Maxson concluded by huffing: "Just put Kaepernick back in an NFL lineup and watch the media gush over him while more fans write off the NFL." It would give Maxson more opportunities to be triggered by the mere presence of Kaepernick as well -- not that Maxson was going to concede that.
Peterson's first instinct after the New Zealand mosque massacre in his March 17 WorldNetDaily column was to defend President Trump from a mention in the shooter's manifesto:
In a manifesto posted online, the New Zealand shooter reportedly expressed support for Trump as “a symbol of renewed white identity,” but he strongly disapproved of Trump as a policy maker and leader. Yet the liberal media picked the one line that mentions Trump and are using it to push a false narrative, while omitting extensive quotes which show that the shooter is not a conservative, not a Trump supporter, not a Christian, and not a capitalist. In fact, he has far more in common with the likes of Obama and Clinton than with Trump.
Well, not exactly: On the one issue that counts -- hatred of Muslims -- the shooter's rhetoric echoes that of the website that publishes Peterson's column.
Peterson then plays the white-nationalist card, among other of his greatest hits:
If you are white – especially a conservative Christian straight male – leftists will call you everything but a child of God to silence you. There is no such thing as “racism,” “sexism,” “islamophobia-ism,” or “deadbeatdad-ism.” These are labels created by the children of the lie to intimidate and control. We can’t adopt their language. Stop using their words, and drop your resentment (anger) so words and name-calling will cease to control you.
Our battle is spiritual: right vs. wrong, good vs. evil. President Trump understands this better than any president or public figure that I have seen in my lifetime.
The media and the Democrats are relentless in their efforts to destroy Trump and enslave us by taking away our freedoms. The children of the lie serve their father the devil, and it’s their nature to lie and destroy good. Christians must understand this and be bold in speech and action in defense of freedom and support for this president.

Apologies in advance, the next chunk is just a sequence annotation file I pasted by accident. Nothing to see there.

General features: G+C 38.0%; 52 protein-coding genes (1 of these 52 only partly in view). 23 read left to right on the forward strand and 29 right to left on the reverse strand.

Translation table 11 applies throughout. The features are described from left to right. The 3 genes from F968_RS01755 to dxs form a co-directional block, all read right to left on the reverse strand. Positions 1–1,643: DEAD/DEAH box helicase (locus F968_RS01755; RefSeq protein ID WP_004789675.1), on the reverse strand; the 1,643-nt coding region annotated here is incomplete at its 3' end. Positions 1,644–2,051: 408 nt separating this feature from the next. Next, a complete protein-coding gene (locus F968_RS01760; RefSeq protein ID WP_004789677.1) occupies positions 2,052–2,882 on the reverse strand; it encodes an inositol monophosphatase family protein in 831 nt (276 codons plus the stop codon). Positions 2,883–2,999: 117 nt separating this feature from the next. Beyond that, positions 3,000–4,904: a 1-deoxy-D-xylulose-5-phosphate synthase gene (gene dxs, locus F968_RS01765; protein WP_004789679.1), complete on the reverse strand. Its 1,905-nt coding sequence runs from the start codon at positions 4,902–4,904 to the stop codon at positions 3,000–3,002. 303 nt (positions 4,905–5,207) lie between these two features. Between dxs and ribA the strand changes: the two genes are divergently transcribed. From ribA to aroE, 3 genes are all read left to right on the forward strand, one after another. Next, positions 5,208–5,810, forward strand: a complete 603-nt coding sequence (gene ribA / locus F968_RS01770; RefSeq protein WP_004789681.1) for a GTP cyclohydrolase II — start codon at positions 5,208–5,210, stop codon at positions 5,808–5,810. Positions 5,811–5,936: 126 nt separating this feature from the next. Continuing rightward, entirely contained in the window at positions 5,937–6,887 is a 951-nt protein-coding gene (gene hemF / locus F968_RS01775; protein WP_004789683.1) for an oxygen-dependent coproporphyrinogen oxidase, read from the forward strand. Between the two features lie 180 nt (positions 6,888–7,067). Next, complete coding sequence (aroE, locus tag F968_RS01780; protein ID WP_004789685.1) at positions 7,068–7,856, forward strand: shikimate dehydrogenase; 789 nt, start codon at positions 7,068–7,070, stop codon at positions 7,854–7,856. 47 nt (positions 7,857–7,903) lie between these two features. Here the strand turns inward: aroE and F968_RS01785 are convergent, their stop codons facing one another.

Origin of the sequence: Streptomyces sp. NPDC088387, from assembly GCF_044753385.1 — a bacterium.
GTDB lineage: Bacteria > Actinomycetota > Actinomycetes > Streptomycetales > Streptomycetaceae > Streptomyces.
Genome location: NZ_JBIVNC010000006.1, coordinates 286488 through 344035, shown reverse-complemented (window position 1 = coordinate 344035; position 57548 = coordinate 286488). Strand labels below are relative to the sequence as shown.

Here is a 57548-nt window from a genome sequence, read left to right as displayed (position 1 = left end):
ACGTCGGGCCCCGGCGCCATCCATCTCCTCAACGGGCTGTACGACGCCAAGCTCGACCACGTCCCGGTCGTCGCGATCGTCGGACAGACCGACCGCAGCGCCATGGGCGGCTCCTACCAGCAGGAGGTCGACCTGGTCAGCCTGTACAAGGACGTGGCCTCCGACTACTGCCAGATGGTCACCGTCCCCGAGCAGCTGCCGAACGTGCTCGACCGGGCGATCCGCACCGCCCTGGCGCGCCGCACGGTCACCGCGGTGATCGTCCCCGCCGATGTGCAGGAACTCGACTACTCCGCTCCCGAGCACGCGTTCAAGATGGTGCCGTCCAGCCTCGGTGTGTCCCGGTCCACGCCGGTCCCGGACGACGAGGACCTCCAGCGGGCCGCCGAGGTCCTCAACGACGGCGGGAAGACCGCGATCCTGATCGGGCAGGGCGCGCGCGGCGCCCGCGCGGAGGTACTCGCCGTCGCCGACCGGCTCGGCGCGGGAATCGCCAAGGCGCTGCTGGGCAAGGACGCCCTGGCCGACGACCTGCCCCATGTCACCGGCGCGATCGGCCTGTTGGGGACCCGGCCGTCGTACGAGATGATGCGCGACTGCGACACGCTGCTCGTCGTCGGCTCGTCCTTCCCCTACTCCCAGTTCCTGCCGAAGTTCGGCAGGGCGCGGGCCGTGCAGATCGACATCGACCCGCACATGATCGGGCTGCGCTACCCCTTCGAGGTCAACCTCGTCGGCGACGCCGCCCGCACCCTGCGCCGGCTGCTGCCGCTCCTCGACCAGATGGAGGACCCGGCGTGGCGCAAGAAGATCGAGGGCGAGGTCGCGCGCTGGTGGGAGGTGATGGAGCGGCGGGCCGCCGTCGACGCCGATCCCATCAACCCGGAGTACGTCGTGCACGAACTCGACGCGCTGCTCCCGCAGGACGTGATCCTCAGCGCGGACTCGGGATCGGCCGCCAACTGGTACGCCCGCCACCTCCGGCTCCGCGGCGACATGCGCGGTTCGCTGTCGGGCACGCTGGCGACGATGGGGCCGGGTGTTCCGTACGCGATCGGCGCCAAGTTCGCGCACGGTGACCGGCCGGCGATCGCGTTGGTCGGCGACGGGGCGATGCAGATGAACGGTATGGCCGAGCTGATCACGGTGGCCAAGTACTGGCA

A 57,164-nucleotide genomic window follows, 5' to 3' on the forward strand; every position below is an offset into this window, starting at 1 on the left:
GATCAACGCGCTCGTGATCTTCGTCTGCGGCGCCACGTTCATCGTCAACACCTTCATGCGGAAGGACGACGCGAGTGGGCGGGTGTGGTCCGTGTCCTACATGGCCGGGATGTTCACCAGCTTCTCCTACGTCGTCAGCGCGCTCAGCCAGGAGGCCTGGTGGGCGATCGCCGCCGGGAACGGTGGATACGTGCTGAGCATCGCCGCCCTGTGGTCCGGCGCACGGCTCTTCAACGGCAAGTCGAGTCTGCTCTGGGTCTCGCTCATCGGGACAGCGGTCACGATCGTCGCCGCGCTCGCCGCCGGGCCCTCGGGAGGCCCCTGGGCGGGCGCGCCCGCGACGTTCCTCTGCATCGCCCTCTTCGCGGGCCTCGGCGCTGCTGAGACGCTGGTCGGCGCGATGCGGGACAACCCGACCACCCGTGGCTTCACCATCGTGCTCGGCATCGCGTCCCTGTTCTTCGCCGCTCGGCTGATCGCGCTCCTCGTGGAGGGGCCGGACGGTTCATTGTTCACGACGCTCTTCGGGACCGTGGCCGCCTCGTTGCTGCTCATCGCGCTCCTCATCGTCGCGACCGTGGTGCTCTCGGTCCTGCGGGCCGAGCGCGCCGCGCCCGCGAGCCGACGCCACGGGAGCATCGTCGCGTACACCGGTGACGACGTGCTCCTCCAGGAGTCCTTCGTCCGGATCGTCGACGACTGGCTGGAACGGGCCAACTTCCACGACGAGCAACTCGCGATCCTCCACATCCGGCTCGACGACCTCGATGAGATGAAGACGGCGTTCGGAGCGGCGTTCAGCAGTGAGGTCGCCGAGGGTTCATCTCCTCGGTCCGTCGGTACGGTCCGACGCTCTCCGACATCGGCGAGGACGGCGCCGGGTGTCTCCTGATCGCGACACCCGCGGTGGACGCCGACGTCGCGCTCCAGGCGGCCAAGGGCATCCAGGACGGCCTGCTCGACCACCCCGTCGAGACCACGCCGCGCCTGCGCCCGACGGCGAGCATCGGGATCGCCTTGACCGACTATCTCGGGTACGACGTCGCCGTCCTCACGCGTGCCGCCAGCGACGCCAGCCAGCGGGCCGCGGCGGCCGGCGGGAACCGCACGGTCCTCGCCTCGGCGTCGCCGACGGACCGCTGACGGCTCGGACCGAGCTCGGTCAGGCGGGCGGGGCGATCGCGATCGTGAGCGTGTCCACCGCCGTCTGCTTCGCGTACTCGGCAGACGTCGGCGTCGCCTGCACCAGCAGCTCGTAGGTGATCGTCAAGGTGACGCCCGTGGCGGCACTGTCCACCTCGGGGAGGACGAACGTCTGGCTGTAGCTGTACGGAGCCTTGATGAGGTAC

That's getting a bit stale -- as is the whole idea of a black right-winger thinking he can get away with saying things that would be racist if he were white.
MRC Touts Bogus Proposed Cost for Green New Deal Topic: Media Research Center
The Media Research Center will happily scare you by promoting someone's proposed astronomical cost for the New Green Deal:
"How much would a Green New Deal cost? That’s the $93 trillion question some media outlets won’t ask."-- Julia A. Seymour, Feb. 28
"[Meghan] McCain jumped in to grill the 2020 Democrat more specifically on what his party’s Green Deal actually costs and requires of average Americans. ... 'It would cost $93 trillion or to every person in this room, $600,000 for each of your households.'" -- Kristine March, March 4
"Colbert’s opening segment took a spin on Kermit the Frog’s legendary musical performance of “It’s Not Easy Being Green,” with a new version called, 'It’s Not Easy Being The Green New Deal.' The song features the legendary puppet defending Congresswoman Ocasio-Cortez’s wingnut, multi-trillion dollar, socialist pipe dream." -- Gabriel Hays, March 13
"The price of the Green New deal is estimated to cost in the “tens of trillions.” Shouldn’t that be a discussion point?" -- Scott Whitlock, March 16
"The plan could cost $93 trillion, according to estimates from the American Action Forum run by former Congressional Budget Office director Douglas Holtz-Eakin." -- Seymour, March 19
Just one problem with that $93 trillion that the MRC is touting: it's a bogus number.
As Media Matters documents, the American Action Forum -- the organization that orginiated the figure -- is funded by fossil-fuel interests, who stand to lose under the Green New Deal and have a vested interest in denigrating it. And Politico notes that even AAF leader Holtz-Eakin, whom Seymour portrays as an authoritative figure and thus a reason the number should be believed as credible, admits the number is bogus because any precision in that great of a number is "illusory." Further, much of that number is "based on assumptions about universal health care and jobs programs rather than the costs of transitioning to carbon-free electricity and transportation," Politico writes. Further, even if one insists the number has value, it's contrasted by a a United Nations estimate that even a modest rise in global temperatures could have a global cost of as much as $69 trillion from.
If the MRC was honest with its readers, it would inform them that the Green New Deal cost it's been touting has no basis in reality. But we know it has no interest in correcting the record after it spreads fake news.
Yes, CNS Is Still Obsessed With Tim Tebow Topic: CNSNews.com
Among the fans of pro football player-turned-minor league baseball player Tim Tebow at the Media Research Center, CNSNews.com commentary editor Michael Morris is positivelyobsessed with him, mainly due to his ostentatiously Christian faith and not the fact that he's, you know, a failed NFL player who changed sports and can't quite break into the majors there.
Thus, Morris penned a March 5 CNS post gushing over Tebow's first hit in spring training:
During a Spring Training game against the Boston Red Sox, New York Mets outfielder and former NFL quarterback Tim Tebow recorded his first hit of Spring Training 2019.
Tebow, “who hit a dribbler to the pitcher his first time up,” took the first pitch of his second at-bat to the outfield, hitting a single off of Red Sox pitcher #91 Mike Shawaryn. Shawaryn was drafted by the Boston Red Sox in the 5th round in 2016.